I was struck by text that I recently saw when browsing online information about art-science collaborations and upcoming conferences. There was a phrase in one of them promoting connecting "artists with technologists." What the heck is a technologist? Everyone is a technologist. A "technologist" is someone who uses (modern, recent) technology. One might think that a computer scientist or electrical engineer is a technologist, but think again. People in these fields have their own research and agendas; they do not think of themselves as technology gurus out to serve the public at large. They use technology like everyone else. I have to backtrack a little bit because it so happens that these fields just so happen to produce the most sophisticated technologies (as end products) around. But to a computer scientist, a digital artist might be a "media technologist." The message here is: let's penetrate the broad term of "technology" and get to what is really important to individual practitioners of art, computer science, and engineering. Technology, and the "digital", are simply tools for all of us to do that which drives our passions.
Computer science and engineering as a field doesn't have that great of a track record when it comes to gender balance. While I was Director of Digital Arts & Sciences (DAS) at the University of Florida in 2012, I published a piece in Leonardo demonstrating that a core computer science degree can indeed achieve a better balance. The DAS program encompasses an undergraduate (BS) and graduate (MS) degree in computer science with a strong shell of human-centered computing (HCC) surrounding the CS/Math/Science core. The paper represented a 10-year comprehensive summary of what worked, and what didn't, along with statistics. There are others around the country that have tried similar programs involving media and the arts. At the University of Texas at Dallas, we have computer scientists, engineers, designers, and artists working in the same building (Arts and Technology). The gender situation is complex and it isn't clear what works and what doesn't work in every situation. However, there appears to be hope on the horizon in the form of programs that have a strong social/human-centered approach to computing.
What is "art science" anyway? An artistic approach to doing, or representing, science? Let's say that the science is biology or astronomy. An artistic approach might be to create new media, or highly creative, representations of dividing cells or nebula. But I'd like to go beyond the surface, beyond being "skin deep." Most science is formalized in mathematical structure. Even formerly descriptive sciences such as biology are increasingly mathematical (e.g., systems biology, bioengineering). Can the mathematics, or the computing behind these formal structures, be constructed and sensed in an artistic way while preserving the core internal mathematical relationships? Can the abstract ideas of accumulation, difference, or iteration be felt, be heard, be seen? In an artistic way--with multiple representations, sensing the mental abstraction in personal ways? A bunch of us got together in 2002 in the beautiful hills of southwestern Germany with this in mind and created a one page Aesthetic Computing manifesto. [Credit for image: Metal Skin by Rómulo Royo, 2008].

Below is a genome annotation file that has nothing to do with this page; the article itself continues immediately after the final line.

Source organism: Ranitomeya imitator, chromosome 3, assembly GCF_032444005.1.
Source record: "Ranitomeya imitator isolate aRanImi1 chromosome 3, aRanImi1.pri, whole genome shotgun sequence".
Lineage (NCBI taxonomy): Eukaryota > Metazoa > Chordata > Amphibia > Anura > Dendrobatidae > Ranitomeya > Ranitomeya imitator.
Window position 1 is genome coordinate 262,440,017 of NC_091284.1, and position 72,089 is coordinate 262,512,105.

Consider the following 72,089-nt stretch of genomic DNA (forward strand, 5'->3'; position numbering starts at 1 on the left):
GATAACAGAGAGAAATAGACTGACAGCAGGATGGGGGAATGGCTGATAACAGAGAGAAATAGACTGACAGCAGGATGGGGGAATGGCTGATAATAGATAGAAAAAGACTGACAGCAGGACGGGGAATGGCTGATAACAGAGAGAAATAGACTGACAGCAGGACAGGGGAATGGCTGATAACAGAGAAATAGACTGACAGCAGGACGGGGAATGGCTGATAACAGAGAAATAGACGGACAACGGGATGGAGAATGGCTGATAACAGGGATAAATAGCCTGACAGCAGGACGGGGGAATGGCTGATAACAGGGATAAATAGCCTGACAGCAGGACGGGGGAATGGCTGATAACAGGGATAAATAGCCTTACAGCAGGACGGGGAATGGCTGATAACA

Physics sandbox programs such as PowderToy create an entertaining environment for playing with mechanics. Sometimes, the physics is a bit surreal, as with MineCraft, but that is fine as long as the rules are uniform, repeatable, and easy to understand. I worked on a design with Scott Easum here in our lab, and he produced a nice sand integrator inside of Powdertoy using a digital counter thats someone else had developed within the Powdertoy community. The learning theory is simple: if a student likes PowderToy, then deliver content such as calculus to that student through PowderToy. The goal of this machine is to measure the area of the circle. Note the digital counter with some very small multi-colored pixels beneath it. These pixels form a structure that represents a digital circuit required to make the counter work. The count begins once the sand starts pouring into the circle. The circle's area can then be measured mechanically using a feedback mechanism so that when the container is full, the overflow sand triggers the digital display to stop counting. The final count is read off to yield the area (an adjustment coefficient is required to obtain the area in common metric units). The operating principle is similar to the hourglass. Unlike the hourglass, though, we can quickly create any geometry we like in PowderToy and use our sand calculus machine to determine the area of an arbitrary shape.
Hammers are pretty useful objects around the house. This is a photograph of a claw hammer - it can be used to bang nails in things like sheets of wood and plastic, and then remove the nails later. A hammer is a tool. But the hammer pushes back because by using it, I now have to think about what certain materials are made of and what it means to layer objects on top of one another. Computers, and the mathematics that drives them, are like hammers--you cannot use a computer without being fundamentally changed. You think differently when you interact with computers and add numbers together when paying the bill at a restaurant. And since almost everything has a computer in it these days, that means that your philosophy, well-being, and way of knowing the world are all rapidly evolving. It doesn't seem like that should be so. Why can't we just use something that interfaces with a computer and treat the computer tool as, essentially, invisible? Because using a tool is a two-way street. Now that I know my hammer is talking back to me, I am a little worried.
Athanasius Kircher was a 17th century German jesuit scholar who produced many publications on machinery. One of them, Musurgia Universalis, was written in 1650 and described ways of creating automatic music. The machine shown above, a water organ, is from Book 9 of that work. Water and air are introduced at the right side into a vessel termed a camera aeolis. The rate of water flow introduces a displacement of air which exits into the vertical pipes comprising the musical organ. The control of which notes are produced, and when, is achieved through barrel rotation. The water not only displaces air for the organ, but also drives the barrel. The barrel has protrusions that interact with the keys as the levers interact with the protrusions. There is a separate mechanism shown in the upper left of the illustration.